Private education evolution …an unintended consequence of social engineering?

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Chris Hattingh | Researcher | Free Market Foundation | mail me |


Will the state policy of social engineering through the centralising of post-school admissions create fertile ground for the growth of quality private education?

According to an article titled ‘South Africa has one of the world’s worst education systems’, published on 7 January 2017 in The Economist, South Africa ranked 75th out of 76 countries in an Organisation for Economic Co-operation and Development (OECD) study on education in 2015.

In 2016, we ranked at or near the bottom in a Trends in International Mathematics and Science Study (TIMSS) test. Another very worrying trend to grip our education system in recent months is absent teachers; for a variety of reasons, more and more teachers are absent for longer and longer periods.

The state simply cannot provide for everyone’s education, especially not at an internationally competitive level. A 2018 report published by the Centre for Risk Analysis (CRA) at the Institute of Race Relations (IRR), indicates that ‘Just under half of children who enrol in grade one will make it to Grade 12’ and ‘Just 3.1% of Black people over the age of 20 have a university degree compared to 13.9% and 18.3% for Indian and White people’.

On the problem of maths: ‘Just 6.9% of matric candidates will pass Maths with a grade of 70% to 100% – a smaller proportion than in 2008’. There are almost 10 million unemployed people in South Africa – along with onerous labour legislation which restricts people’s ability to enter the jobs market, a low level of education is arguably as big a hindrance for someone trying to find a job and improve their life.

Centralising admissions

Minister of Higher Education and Training, Naledi Pandor, recently called for public comments on the draft Central Application Service Bill. The Bill is part of a ‘broader focus on building the capacity of the post-school system.’ (The presumption here is that the state ought to be intimately involved in crafting and guiding the direction of education in South Africa.)

In the Bill’s own language, its aim is to ‘provide for the establishment of a Central Application Service for the public post-school education sector so as to create a central application access point to all public post-school education and training institutions’ (emphasis mine). The Bill is replete with language which shows that the department, and by extension, government, take it very much for granted that the state must take charge of people’s education; that it must be the method through which people can gain access to education.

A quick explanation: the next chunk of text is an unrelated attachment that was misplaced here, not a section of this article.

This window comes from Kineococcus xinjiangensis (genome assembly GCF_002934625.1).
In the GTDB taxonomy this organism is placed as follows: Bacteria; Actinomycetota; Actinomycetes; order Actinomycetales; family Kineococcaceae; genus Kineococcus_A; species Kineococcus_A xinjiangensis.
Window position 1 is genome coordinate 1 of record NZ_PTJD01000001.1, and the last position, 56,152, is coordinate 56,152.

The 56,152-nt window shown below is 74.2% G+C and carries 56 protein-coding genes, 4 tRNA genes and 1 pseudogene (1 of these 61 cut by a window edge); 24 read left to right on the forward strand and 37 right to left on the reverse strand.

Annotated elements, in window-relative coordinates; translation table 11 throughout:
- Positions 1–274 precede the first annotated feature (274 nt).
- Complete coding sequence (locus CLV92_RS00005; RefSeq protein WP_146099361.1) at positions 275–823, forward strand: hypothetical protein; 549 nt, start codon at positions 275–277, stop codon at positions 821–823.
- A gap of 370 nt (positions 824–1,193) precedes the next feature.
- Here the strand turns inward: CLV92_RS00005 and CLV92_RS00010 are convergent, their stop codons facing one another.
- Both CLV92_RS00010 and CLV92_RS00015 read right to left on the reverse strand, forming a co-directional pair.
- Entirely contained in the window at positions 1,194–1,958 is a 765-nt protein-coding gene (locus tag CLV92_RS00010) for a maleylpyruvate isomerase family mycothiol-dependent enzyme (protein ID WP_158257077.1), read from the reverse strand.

This is a flawed view which will only result in more bureaucracy, more waste, and subpar outcomes. It will also further disadvantage public education versus private education; public institutions will have yet more hoops and barriers and red tape to overcome.

Excessive state control hampers development

Education does not, and ought not, lie under the purview of a state whose proper role ought to be limited to the protection of individual rights.

While the intentions of state planners and politicians may appear noble, any interference by the state in education is bound to result in aspects of education being turned towards the ideological goals of the state. The more funding the state provides, the more it will justify interventions in the operation of schools.

A sound education, be it public or private or homeschool, is absolutely vital for individuals to use their natural skills and abilities to better their own livres. Education is too important to be left in the hands of the state. With the government committing to funding free higher education, the requirements for entry into SA’s tertiary institutions will become stricter and stricter; as resources, in the form of funding, become scarcer, funding will only be offered to those the state deems worthy. Poorer, black South African students who cannot attend private schools because of financial limitations will not be able to compete for any of the coveted, rare spots.

Controlling admissions

If and when university HR departments decide to ignore merit and only focus on a state-imposed criterion, such as race, students allowed in will not necessarily have the requisite skills to succeed. This, in turn, will impact the quality of research produced by that university.

In trying to help students from disadvantaged backgrounds the state hurts them in the long-term, by forcing them


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